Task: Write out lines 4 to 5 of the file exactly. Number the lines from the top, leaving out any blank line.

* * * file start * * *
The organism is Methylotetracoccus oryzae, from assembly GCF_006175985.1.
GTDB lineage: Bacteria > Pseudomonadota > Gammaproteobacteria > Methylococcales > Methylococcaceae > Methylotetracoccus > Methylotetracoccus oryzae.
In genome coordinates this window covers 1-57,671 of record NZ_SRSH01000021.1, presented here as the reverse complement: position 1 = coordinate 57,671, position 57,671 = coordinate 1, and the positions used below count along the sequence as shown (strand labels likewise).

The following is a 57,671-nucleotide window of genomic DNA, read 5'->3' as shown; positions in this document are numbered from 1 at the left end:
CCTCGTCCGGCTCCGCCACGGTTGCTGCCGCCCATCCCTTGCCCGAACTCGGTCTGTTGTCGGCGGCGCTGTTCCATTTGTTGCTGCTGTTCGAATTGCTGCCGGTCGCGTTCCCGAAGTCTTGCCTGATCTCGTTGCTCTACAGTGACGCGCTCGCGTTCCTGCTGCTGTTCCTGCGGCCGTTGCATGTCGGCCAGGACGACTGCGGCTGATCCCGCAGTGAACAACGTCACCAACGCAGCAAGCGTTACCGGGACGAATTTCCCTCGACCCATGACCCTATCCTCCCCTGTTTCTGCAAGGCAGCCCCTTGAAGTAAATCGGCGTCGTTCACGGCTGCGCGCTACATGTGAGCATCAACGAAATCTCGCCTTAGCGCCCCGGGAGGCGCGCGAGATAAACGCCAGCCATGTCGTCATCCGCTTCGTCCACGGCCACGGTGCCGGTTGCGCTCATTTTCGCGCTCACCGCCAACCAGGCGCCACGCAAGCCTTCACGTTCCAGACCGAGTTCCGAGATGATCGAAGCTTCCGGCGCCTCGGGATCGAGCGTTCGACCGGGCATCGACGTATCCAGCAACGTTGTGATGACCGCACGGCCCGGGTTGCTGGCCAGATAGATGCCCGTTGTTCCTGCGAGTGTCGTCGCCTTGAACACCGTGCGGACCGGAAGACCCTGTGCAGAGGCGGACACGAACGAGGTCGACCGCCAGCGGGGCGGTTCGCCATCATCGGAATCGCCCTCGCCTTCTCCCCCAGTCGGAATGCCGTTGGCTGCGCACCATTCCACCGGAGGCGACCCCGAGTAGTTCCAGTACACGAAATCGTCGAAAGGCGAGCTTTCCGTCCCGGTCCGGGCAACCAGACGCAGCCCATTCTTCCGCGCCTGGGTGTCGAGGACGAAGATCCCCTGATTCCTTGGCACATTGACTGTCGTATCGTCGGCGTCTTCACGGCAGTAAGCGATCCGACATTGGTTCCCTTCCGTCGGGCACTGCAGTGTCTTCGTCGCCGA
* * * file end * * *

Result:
The following is a 57,671-nucleotide window of genomic DNA, read 5'->3' as shown; positions in this document are numbered from 1 at the left end:
CCTCGTCCGGCTCCGCCACGGTTGCTGCCGCCCATCCCTTGCCCGAACTCGGTCTGTTGTCGGCGGCGCTGTTCCATTTGTTGCTGCTGTTCGAATTGCTGCCGGTCGCGTTCCCGAAGTCTTGCCTGATCTCGTTGCTCTACAGTGACGCGCTCGCGTTCCTGCTGCTGTTCCTGCGGCCGTTGCATGTCGGCCAGGACGACTGCGGCTGATCCCGCAGTGAACAACGTCACCAACGCAGCAAGCGTTACCGGGACGAATTTCCCTCGACCCATGACCCTATCCTCCCCTGTTTCTGCAAGGCAGCCCCTTGAAGTAAATCGGCGTCGTTCACGGCTGCGCGCTACATGTGAGCATCAACGAAATCTCGCCTTAGCGCCCCGGGAGGCGCGCGAGATAAACGCCAGCCATGTCGTCATCCGCTTCGTCCACGGCCACGGTGCCGGTTGCGCTCATTTTCGCGCTCACCGCCAACCAGGCGCCACGCAAGCCTTCACGTTCCAGACCGAGTTCCGAGATGATCGAAGCTTCCGGCGCCTCGGGATCGAGCGTTCGACCGGGCATCGACGTATCCAGCAACGTTGTGATGACCGCACGGCCCGGGTTGCTGGCCAGATAGATGCCCGTTGTTCCTGCGAGTGTCGTCGCCTTGAACACCGTGCGGACCGGAAGACCCTGTGCAGAGGCGGACACGAACGAGGTCGACCGCCAGCGGGGCGGTTCGCCATCATCGGAATCGCCCTCGCCTTCTCCCCCAGTCGGAATGCCGTTGGCTGCGCACCATTCCACCGGAGGCGACCCCGAGTAGTTCCAGTACACGAAATCGTCGAAAGGCGAGCTTTCCGTCCCGGTCCGGGCAACCAGACGCAGCCCATTCTTCCGCGCCTGGGTGTCGAGGACGAAGATCCCCTGATTCCTTGGCACATTGACTGTCGTATCGTCGGCGTCTTCACGGCAGTAAGCGATCCGACATTGGTTCCCTTCCGTCGGGCACTGCAGTGTCTTCGTCGCCGA